How Cubans Make Ends Meet: What New York Times Editorials Miss* / Ivan Garcia
If someone told you would receive a monthly salary of 350 pesos, the equivalent of $15, for a job as a nighttime security guard at a dilapidated school in a country where credit does not exist and that you would need hard currency — currency in which the state does not pay you — to buy beef, fish and powdered milk, or that a home appliance would cost you six month’s salary, you would probably think he was a compulsive liar, a charlatan or was just trying to find out how people in financial distress make ends meet.
Well, there is such a country. It is called Cuba, a country which for better or worse has been idealized. Some people worship Fidel Castro just for thumbing his nose at the United States.
They tout the government’s favorable statistics (which are fewer and fewer) and like trained parrots repeatedly point to achievements such as universal health coverage and education.
Certainly no one in Cuba asks whether you are a dissident or a revolutionary when it comes to receiving medical care, but differences do exist. While government ministers and generals have access to hospitals comparable to private clinics in advanced countries, most people must rise early and get in line to see a specialist at a hospital badly in need of repair and where equipment and drugs are in short supply.
Education is a controversial subject. Every Cuban knows how to read, write and do basic math. But education comes with a large ideological component. In addition to rules of etiquette such as how to say “buenos días,” high school students quickly learn how to disarm an AK 47 rifle.
Pursuing a university education means learning how to hide what you think. It is virtually impossible for a known dissident to study journalism or international relations, fields in which ideology and loyalty to the regime are essential.
But after pointing to achievements in health, education, sports and culture as well as to the tenacity of having stood up to “Yankee imperialism” ninety miles from Cuban shores, Castro’s sycophants are left without solid arguments.
Are political rights not important? Why can we not go on strike to demand better pay? Or to force the government to implement its single currency policy? Or to lower the prices of gasoline, home appliances and cars?
These questions are thorns in the sides of the regime’s defenders. But back to our original topic, let’s try to describe to a clueless foreigner how Cubans make ends meet.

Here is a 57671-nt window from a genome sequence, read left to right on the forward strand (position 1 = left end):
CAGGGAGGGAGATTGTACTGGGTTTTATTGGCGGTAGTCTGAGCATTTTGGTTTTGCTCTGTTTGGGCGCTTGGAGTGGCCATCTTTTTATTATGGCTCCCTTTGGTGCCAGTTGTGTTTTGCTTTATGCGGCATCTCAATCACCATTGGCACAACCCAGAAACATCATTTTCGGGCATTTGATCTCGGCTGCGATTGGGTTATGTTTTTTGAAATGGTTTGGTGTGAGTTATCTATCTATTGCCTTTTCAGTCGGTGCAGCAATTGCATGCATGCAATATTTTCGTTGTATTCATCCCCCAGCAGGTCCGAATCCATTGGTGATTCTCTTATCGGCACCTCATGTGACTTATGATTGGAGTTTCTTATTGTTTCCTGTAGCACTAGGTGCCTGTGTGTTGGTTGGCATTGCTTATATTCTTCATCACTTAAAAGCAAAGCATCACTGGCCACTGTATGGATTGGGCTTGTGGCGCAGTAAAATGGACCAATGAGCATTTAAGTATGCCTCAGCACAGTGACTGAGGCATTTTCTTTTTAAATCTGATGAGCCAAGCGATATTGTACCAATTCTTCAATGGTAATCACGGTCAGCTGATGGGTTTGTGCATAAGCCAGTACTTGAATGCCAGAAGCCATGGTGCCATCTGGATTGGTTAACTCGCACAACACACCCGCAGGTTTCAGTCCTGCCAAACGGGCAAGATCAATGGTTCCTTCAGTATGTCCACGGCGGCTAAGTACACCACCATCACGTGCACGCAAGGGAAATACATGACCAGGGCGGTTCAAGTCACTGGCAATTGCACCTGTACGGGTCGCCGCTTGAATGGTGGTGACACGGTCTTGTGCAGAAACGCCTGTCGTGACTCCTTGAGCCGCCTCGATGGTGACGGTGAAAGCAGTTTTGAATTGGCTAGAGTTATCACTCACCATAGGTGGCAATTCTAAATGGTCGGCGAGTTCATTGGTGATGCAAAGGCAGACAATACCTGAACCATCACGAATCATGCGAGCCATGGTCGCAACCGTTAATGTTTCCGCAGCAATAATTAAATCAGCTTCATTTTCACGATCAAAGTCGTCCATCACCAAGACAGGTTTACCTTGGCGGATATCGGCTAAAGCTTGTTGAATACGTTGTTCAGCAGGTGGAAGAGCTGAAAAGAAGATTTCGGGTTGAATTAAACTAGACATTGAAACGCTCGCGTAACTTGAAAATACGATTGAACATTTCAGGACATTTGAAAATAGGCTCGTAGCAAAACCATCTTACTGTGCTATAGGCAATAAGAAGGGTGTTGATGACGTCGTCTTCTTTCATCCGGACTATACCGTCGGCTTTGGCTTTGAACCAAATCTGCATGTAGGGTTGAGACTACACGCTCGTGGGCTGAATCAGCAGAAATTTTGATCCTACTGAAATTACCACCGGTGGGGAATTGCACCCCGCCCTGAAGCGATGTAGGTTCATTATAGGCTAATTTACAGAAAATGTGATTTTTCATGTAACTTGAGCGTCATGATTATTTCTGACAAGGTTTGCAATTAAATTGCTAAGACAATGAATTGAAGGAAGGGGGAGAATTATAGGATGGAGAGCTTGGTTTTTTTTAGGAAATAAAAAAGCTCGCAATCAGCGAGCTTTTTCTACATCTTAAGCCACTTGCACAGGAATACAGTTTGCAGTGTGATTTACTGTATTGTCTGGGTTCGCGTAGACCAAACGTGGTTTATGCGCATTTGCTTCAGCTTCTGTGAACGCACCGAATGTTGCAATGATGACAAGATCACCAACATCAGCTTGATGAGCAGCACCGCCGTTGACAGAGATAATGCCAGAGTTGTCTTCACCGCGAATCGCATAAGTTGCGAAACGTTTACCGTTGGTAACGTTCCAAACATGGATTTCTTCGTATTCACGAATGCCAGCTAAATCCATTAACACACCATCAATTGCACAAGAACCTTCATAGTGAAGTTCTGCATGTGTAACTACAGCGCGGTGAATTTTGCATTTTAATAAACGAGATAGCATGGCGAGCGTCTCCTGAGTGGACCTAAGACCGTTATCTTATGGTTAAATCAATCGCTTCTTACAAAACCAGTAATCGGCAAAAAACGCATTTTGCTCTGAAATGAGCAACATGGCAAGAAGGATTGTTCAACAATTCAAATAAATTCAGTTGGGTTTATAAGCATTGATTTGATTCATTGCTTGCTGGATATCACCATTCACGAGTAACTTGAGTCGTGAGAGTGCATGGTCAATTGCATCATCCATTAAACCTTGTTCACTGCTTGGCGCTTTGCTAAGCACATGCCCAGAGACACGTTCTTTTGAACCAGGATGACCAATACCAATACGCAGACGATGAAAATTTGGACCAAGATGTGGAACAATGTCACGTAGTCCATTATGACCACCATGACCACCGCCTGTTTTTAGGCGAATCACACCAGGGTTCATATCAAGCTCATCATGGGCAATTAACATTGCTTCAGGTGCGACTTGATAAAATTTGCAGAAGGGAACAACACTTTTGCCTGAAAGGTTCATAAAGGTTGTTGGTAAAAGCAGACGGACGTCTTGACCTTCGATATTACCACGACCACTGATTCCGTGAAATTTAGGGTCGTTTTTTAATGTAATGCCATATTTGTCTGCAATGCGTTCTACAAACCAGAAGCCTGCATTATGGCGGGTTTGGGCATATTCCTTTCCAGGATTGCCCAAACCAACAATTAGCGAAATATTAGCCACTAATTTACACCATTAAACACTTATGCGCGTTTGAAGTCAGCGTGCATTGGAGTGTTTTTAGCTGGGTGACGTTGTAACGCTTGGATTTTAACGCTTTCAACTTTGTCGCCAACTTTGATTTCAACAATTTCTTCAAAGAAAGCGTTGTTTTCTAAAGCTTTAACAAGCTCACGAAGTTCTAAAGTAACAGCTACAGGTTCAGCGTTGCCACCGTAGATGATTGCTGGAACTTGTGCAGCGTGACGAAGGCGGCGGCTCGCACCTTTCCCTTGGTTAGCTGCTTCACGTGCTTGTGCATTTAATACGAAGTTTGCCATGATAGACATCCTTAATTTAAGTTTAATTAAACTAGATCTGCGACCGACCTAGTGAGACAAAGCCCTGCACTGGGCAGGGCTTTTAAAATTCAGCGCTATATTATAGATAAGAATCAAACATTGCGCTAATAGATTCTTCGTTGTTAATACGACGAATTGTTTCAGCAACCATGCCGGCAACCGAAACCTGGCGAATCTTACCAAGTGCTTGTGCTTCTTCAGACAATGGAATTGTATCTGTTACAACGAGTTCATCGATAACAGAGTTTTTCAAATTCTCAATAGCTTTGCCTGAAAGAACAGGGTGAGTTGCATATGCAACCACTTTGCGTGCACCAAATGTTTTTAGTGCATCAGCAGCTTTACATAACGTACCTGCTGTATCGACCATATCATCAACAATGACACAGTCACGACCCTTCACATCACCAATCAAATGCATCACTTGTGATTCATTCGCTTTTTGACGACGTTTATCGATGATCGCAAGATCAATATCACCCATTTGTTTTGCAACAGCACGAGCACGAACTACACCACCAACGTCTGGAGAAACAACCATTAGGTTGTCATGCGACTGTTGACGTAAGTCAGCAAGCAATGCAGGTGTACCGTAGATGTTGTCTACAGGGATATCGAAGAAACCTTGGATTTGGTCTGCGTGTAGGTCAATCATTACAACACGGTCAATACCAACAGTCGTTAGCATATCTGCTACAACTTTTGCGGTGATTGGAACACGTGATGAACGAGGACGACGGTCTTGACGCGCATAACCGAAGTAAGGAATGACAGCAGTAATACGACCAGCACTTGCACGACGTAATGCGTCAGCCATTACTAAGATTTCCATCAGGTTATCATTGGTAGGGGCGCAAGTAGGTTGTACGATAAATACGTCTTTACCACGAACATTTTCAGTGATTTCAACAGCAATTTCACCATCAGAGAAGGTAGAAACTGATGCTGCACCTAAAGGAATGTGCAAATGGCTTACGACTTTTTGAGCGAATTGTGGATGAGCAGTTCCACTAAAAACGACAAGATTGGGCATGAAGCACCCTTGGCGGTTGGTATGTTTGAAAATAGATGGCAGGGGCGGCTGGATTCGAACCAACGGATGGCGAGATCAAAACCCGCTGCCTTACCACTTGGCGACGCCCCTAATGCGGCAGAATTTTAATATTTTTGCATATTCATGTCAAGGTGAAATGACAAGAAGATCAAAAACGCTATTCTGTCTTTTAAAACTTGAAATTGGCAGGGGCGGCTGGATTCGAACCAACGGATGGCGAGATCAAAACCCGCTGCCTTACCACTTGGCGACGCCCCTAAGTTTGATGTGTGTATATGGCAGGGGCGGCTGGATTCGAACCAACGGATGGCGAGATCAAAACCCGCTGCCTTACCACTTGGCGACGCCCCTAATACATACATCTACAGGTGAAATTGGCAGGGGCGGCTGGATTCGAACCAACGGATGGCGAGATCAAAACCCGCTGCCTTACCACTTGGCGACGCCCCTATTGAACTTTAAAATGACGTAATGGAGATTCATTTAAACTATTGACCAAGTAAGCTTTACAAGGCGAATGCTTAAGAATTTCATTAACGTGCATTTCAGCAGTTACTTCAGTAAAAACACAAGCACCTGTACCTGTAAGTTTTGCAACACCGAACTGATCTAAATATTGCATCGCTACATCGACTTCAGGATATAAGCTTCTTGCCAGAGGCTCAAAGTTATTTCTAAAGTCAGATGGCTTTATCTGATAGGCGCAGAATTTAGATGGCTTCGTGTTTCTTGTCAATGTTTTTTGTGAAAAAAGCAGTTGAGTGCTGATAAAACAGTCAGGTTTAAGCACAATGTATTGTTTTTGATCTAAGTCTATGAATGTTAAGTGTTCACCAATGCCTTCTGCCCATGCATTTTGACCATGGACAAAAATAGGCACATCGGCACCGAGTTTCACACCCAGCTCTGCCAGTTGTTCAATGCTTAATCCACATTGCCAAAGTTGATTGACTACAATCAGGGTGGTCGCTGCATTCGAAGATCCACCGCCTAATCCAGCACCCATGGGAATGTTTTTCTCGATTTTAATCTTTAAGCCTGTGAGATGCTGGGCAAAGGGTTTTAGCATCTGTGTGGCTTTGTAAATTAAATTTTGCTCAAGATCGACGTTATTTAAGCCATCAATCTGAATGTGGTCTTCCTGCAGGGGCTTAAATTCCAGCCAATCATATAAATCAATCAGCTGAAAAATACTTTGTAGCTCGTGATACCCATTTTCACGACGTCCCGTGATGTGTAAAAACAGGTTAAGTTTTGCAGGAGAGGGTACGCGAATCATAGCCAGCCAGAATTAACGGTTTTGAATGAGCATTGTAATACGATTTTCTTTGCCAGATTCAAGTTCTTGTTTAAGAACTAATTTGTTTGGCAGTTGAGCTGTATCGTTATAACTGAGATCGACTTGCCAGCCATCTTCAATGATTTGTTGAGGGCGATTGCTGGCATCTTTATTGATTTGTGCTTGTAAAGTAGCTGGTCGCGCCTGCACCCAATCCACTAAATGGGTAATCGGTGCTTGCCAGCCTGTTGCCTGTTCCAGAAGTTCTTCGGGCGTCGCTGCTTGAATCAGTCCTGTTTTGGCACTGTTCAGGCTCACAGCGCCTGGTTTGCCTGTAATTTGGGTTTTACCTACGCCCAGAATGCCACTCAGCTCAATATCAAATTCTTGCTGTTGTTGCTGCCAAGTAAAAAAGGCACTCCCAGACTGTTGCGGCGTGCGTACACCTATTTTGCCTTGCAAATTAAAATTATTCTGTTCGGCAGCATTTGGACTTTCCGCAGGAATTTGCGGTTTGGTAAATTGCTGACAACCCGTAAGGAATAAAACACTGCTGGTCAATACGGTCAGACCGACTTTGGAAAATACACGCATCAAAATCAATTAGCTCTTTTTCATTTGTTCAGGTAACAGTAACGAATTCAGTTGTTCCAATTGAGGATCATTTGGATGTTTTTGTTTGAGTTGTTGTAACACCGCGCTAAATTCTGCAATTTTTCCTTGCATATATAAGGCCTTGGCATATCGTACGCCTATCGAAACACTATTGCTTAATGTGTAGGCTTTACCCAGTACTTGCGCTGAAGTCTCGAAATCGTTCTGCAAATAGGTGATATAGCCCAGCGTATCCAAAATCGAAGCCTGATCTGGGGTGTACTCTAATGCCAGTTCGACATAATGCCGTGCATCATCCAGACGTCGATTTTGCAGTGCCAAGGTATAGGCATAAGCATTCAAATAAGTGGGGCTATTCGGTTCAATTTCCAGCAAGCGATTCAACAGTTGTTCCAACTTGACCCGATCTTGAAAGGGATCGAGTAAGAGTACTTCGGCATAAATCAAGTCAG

Reinier is a custodian at a high school in the Havana neighborhood of La Vibora. He works every other night as a security guard there and is paid 352 Cuban pesos a month. [Roughly equivalent to $14-$15 US]
In reality his job is just a cover. “It’s because of the section chief (of the neighborhood police) who’s over me that I got this job. I had already received two citations for petty crimes. If these add up, they can sentence you to two years in prison. I became a custodian to keep a low profile,” says Reinier.
He talks about sleeping on the job. “I have to make sure they don’t steal the televisions, light bulbs or some old computers. If there weren’t security guards here, the place would be robbed. I also have to make sure that couples, both heterosexual and homosexual, don’t break in and make love in the school courtyard. After a few incidents like this at two in the morning, I started sleeping on a table all night,” he confesses.
“How do you make it to the end of the month on your salary?” I ask.
“Salaries in Cuba are a joke,” he says. “I get by because I work as a bookie for the ’bolita’ (illegal lottery). I make the rounds twice daily. I make between 250 and 400 Cuban pesos a day.”
You might think Renier is an exception but, if you ask most Cubans, 90% would say they make extra money in shady deals and under-the-table transactions.
Yolanda, an engineer, sells coffee and fruit juice at her workplace and is thinking of expanding her business. “I am going to start offering lunches and candies. My salary is 512 Cuban pesos a month ($21). I make triple that selling juice and coffee.”
Reinier and Yolanda do not pay taxes on their earnings. To live comfortably, others dip their hands into the state safe or steal anything of value within arm’s reach.
Sixto is a business economist whose main job is to provide cover for his bosses’ embezzlement. “The books have to add up in case there is an audit. Accounting tricks and financial manipulation are routinely used to hide theft. They pay me between 5 and 10 convertible pesos a day (about $5 to $10) for my labors. I also get a basket of food whenever I need it,” he says.
Rogelio, a city bus driver, says the only way he can make ends meet “is to take 200 to 300 Cuban pesos a day from the fare box. Some take more, others less, but all the drivers do it,” he notes.
This is how Cuba works. With unwritten rules. With theft, fraud and embezzlement from state enterprises. Just below a layer of sanctimoniousness lies the reality. People eat, relax and shop thanks to hard currency remittances sent by relatives from overseas. Or they help themselves to state resources.
That anonymous mass of Cubans — with their schemes for surviving in a country where the average wage is $20, a plasma screen TV costs $800 and a Peugeot 508 goes for $300,000 — is waiting for a New York Times editorial that acknowledges them. Now that Cuba is fashionable.
Photo: In Sagua la Grande, a section of Villa Clara about 185 miles east of Havana, a local resident ekes out a living selling produce on the street from a converted tricycle. NBC News.
*Translator’s note: In October and November of 2014 the New York Times published a series of editorials critical of American policies and actions towards Cuba and praising Cuba’s efforts to combat Ebola in West Africa.
3 December 2014